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20 Mar 2014
IOC News

Paralympic Winter Games: “Games Changers” help to create “barrier-free minds”

As they look back on the first Winter Paralympic Games ever staged in Russia, the host city Sochi and all those involved in ensuring that the ten-day event was such a spectacular success, have every reason to feel proud. The 2014 edition of the Games provided the Paralympic movement with a number of landmark moments, and also represented a watershed in Russia’s efforts to improve the lives of those living with a disability.

Beyond the record-breaking performances, breath-taking displays of athletic ability and human endeavour, and the constant pushing of physical and mental boundaries, those involved have also helped to lay down foundations for the future, to create a lasting legacy, and to become in the words of IOC Member and International Paralympic Committee (IPC) President, Sir Philip Craven, “Games-changers”.

The IPC President hailed the achievements of Sochi in becoming Russia's first truly accessible city, and he claimed the 2014 Paralympic Winter Games would leave a lasting legacy in terms of improving facilities and changing attitudes towards the disabled.

“The plan and the commitment of the Russian government is for this to be spread out over time in legacy format to each of the 80 regions in Russia and that's a fantastic dream of ours to be able to influence and transform the biggest nation in the world,” he said.

Barrier-free minds

In his speech at the Opening Ceremony, Craven referenced the progress that had been made since Russia had refused to host the Paralympics in 1980 when the Olympics came to Moscow, but he stressed the biggest change was yet to come.

“In the same way that the city of Sochi has built a barrier-free environment for athletes and officials to enjoy, I call upon all those who experience these Games to have barrier-free minds too," he said. While the volunteers at London 2012 were known as “Games makers”, Sochi's volunteer force would, according to Craven, come to be seen as “change makers”.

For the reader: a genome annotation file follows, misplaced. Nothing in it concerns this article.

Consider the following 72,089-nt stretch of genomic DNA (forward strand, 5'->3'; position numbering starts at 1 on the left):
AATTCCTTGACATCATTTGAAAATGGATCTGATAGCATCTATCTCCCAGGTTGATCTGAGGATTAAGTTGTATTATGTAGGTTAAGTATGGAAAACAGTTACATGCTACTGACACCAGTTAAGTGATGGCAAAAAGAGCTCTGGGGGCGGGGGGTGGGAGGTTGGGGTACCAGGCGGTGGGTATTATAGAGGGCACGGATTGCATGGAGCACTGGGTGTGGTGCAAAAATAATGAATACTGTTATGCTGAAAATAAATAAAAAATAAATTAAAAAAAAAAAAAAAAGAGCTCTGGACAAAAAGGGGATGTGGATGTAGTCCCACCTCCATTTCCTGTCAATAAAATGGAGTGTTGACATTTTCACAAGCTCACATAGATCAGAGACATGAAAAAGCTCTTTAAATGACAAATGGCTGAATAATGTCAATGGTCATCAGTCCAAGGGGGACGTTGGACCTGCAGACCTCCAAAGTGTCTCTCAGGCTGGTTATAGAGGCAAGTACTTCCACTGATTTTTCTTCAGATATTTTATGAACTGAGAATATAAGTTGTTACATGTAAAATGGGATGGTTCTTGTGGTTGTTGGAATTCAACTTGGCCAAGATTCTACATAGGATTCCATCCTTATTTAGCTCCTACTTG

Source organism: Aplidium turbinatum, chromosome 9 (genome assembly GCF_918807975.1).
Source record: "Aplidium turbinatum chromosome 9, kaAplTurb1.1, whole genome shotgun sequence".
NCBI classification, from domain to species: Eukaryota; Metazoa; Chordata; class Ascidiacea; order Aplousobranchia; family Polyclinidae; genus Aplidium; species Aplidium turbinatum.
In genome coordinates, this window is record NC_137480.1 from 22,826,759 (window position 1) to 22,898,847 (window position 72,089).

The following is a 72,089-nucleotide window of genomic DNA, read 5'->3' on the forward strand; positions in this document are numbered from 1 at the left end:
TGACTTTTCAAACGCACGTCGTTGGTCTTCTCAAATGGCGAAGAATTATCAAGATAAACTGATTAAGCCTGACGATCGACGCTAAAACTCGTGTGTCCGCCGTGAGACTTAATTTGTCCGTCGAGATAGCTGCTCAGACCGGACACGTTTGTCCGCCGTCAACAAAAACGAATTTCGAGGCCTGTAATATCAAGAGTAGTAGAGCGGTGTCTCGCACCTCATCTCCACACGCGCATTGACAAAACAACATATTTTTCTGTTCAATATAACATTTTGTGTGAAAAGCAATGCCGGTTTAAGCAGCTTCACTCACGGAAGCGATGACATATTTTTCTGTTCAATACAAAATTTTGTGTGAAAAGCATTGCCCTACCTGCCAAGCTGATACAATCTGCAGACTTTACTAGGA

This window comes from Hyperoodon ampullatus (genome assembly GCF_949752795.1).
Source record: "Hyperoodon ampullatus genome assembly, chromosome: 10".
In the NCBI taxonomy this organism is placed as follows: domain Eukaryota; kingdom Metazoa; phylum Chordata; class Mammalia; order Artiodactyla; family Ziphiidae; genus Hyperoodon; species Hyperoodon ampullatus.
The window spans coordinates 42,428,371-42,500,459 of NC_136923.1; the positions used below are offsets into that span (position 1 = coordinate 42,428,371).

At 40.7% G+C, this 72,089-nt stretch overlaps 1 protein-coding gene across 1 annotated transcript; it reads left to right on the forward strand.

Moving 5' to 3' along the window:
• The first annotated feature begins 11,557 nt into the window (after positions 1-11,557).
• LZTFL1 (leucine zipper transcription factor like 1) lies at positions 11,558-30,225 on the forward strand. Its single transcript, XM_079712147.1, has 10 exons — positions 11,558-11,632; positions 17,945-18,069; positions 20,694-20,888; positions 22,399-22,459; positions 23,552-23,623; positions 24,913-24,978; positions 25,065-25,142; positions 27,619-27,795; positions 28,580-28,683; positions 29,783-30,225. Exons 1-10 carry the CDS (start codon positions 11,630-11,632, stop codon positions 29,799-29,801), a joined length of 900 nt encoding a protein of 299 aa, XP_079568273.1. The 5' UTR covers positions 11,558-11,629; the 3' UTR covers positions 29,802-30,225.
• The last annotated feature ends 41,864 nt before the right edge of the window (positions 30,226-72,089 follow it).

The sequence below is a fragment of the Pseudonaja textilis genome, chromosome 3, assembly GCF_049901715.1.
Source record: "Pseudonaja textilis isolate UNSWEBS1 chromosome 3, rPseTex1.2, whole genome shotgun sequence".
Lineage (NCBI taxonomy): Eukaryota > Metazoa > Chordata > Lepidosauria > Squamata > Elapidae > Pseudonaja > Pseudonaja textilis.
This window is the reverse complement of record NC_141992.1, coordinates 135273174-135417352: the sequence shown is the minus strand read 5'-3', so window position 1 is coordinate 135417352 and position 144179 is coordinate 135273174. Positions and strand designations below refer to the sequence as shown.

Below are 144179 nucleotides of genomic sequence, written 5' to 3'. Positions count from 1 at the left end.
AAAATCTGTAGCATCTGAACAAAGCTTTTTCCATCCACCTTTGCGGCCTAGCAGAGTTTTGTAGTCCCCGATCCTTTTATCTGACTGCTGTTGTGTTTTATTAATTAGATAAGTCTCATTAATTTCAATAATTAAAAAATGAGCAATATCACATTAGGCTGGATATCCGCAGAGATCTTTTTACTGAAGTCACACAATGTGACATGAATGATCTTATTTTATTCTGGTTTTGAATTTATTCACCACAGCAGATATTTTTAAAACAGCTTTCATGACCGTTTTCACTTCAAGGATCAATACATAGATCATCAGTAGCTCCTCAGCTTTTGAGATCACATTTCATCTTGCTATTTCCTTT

The Sochi 2014 edition of the Paralympic Winter Games enjoyed unprecedented ticket sales and media interest, building strongly on the momentum created by London 2012. Over nine days of competition, 547 Paralympic athletes from 45 countries took part, competing for 72 sets of medals in five sports. Over 300,000 competition tickets were sold ensuring a virtual sell-out.

Meanwhile, over 2,400 media representatives provided global coverage across print, radio, TV and digital platforms, with host nation Russia alone dedicating a total of 180 hours of coverage via national TV channels. A number of countries, including the USA and Brazil, provided live coverage of the Paralympic Winter Games for the first time.

During the Games, the official website was visited by more than three million people who, in total, viewed approximately 15 million pages. More than 8,000 volunteers helped in organising the competitions and worked a total of 80,000 shifts during the Games.